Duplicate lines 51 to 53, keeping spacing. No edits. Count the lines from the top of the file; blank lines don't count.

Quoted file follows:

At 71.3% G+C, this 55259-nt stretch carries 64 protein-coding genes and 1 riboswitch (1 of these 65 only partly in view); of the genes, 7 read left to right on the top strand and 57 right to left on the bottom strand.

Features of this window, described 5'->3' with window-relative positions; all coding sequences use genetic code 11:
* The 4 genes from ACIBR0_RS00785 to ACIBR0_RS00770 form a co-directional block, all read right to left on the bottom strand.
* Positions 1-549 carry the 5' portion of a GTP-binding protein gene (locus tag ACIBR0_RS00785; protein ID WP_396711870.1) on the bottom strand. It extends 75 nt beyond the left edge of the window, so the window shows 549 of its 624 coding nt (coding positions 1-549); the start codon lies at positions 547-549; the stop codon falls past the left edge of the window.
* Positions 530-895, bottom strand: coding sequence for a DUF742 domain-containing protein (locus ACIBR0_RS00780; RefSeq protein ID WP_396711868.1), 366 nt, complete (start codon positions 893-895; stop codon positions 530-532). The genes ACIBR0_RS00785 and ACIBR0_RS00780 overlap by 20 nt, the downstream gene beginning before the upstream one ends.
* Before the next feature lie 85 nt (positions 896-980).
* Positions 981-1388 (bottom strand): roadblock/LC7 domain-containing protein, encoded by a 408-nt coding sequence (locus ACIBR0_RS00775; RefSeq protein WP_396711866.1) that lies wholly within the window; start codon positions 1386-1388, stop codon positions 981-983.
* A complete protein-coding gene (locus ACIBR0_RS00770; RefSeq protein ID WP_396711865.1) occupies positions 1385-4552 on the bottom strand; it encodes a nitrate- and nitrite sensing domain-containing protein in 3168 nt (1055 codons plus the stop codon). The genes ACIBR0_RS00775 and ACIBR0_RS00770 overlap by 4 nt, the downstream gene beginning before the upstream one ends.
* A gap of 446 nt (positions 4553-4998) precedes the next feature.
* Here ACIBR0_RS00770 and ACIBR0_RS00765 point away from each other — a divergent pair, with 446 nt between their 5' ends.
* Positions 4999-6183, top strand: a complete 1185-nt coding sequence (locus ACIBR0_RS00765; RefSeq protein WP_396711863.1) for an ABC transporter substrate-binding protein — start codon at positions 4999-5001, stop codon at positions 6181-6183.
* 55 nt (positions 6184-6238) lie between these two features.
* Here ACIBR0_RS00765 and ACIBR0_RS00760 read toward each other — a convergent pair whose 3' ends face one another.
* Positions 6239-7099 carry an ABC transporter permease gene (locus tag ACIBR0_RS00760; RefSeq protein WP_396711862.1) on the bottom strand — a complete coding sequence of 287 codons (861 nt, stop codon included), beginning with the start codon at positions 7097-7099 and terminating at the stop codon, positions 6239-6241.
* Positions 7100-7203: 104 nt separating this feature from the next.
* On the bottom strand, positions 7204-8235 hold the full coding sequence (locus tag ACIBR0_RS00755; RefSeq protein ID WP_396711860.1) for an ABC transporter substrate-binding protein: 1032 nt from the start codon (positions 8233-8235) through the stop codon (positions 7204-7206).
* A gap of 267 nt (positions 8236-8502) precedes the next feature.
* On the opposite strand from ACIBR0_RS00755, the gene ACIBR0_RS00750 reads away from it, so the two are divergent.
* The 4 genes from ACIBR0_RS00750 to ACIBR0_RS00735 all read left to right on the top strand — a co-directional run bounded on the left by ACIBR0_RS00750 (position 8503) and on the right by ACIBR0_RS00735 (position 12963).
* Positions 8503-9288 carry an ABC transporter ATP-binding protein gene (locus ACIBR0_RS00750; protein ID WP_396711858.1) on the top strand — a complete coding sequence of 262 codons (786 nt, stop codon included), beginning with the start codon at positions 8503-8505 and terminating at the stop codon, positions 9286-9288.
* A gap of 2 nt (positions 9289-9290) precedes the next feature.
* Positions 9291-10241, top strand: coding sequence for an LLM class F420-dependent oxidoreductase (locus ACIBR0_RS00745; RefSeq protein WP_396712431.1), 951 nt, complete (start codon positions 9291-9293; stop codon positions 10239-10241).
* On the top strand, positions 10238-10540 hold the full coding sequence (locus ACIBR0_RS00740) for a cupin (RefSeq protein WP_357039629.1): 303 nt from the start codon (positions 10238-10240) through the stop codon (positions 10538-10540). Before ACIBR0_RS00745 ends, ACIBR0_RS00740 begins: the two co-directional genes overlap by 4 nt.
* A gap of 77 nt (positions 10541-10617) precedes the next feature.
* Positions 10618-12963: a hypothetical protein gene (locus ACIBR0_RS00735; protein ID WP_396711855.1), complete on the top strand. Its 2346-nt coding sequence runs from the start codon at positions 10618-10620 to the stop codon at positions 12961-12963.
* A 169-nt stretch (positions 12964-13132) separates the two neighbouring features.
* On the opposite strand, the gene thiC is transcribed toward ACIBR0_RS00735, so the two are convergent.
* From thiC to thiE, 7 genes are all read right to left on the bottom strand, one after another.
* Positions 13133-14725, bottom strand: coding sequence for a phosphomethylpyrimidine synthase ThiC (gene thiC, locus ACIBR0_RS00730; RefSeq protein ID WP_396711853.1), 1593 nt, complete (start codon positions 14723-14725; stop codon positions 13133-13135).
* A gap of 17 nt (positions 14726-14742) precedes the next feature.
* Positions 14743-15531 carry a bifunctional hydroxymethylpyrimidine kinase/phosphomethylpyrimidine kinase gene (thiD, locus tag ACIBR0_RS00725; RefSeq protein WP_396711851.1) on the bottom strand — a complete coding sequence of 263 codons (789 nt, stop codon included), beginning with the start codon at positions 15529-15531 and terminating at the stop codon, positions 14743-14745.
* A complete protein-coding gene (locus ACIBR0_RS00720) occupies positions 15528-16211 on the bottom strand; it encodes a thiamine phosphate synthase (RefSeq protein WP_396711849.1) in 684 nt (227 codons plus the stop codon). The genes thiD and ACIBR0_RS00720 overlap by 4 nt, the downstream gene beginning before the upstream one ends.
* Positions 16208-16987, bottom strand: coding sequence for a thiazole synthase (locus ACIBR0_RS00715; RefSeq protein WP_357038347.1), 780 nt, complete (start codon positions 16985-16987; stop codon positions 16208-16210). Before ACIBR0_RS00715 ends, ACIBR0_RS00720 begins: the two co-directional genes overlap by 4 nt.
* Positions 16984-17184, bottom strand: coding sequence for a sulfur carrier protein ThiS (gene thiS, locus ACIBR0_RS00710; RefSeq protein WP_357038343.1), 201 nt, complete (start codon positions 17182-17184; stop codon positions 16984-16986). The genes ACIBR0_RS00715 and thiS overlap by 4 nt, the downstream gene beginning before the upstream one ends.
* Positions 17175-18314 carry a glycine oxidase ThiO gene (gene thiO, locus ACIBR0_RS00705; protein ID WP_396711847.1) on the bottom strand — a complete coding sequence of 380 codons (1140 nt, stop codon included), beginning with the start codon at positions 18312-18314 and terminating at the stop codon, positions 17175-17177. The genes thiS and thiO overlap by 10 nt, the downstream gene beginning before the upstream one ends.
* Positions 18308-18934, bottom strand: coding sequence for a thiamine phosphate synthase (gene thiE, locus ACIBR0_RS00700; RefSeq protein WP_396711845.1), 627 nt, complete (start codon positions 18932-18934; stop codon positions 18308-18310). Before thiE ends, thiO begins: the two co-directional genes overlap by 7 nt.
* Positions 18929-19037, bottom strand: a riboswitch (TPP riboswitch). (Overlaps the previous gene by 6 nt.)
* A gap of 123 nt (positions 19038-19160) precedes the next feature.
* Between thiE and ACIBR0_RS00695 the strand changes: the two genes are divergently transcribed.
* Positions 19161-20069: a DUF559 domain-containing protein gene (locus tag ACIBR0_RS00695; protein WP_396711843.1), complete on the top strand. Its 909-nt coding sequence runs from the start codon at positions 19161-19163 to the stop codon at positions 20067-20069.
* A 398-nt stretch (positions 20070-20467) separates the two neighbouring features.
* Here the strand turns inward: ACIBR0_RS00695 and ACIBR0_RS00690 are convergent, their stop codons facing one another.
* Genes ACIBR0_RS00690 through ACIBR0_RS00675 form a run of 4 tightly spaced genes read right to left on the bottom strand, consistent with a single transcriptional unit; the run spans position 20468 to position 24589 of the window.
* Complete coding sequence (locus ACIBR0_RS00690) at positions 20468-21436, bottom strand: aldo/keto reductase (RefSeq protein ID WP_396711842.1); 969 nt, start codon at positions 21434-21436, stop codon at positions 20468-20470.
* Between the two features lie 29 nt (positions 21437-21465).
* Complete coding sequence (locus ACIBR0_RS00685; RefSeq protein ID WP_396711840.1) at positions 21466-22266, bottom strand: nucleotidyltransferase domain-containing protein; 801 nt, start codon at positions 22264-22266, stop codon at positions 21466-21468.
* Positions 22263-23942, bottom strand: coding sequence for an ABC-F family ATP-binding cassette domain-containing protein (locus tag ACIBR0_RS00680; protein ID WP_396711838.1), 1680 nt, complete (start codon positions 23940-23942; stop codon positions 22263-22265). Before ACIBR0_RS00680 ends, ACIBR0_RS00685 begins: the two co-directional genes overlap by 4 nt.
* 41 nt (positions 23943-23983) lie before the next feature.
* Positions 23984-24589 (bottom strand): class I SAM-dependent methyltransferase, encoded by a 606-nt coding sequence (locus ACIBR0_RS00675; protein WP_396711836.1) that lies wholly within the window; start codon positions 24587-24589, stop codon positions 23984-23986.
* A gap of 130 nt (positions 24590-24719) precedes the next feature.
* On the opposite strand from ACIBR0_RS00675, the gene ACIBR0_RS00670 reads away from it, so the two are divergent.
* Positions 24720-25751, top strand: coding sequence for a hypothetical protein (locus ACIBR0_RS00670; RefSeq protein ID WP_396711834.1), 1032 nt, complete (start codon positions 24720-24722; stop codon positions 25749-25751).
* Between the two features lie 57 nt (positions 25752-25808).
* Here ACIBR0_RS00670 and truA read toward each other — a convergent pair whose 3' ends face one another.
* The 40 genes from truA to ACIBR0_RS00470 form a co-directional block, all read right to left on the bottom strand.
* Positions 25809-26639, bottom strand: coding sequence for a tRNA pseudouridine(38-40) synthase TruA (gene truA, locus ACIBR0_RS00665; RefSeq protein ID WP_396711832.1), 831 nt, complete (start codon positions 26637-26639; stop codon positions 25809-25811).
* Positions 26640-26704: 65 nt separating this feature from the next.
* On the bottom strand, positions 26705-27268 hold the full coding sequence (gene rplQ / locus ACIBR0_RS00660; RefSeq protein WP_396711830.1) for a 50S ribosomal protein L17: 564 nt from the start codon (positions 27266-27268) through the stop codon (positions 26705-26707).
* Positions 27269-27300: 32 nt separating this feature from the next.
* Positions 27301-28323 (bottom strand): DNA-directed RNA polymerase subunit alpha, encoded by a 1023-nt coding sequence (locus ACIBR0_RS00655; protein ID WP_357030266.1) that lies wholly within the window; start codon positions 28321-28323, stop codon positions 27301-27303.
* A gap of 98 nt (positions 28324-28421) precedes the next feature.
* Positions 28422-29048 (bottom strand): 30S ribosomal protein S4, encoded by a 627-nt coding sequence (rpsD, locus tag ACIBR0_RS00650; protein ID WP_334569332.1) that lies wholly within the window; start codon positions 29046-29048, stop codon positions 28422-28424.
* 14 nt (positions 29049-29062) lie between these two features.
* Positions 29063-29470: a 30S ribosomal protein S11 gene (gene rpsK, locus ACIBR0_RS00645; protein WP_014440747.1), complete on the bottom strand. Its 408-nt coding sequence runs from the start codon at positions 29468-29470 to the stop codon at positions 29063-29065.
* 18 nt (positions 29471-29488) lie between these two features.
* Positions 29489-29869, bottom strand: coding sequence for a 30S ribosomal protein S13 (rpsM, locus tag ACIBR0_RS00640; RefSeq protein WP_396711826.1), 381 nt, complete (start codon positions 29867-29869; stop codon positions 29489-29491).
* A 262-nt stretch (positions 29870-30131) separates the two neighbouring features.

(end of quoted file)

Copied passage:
* On the opposite strand from ACIBR0_RS00675, the gene ACIBR0_RS00670 reads away from it, so the two are divergent.
* Positions 24720-25751, top strand: coding sequence for a hypothetical protein (locus ACIBR0_RS00670; RefSeq protein ID WP_396711834.1), 1032 nt, complete (start codon positions 24720-24722; stop codon positions 25749-25751).
* Between the two features lie 57 nt (positions 25752-25808).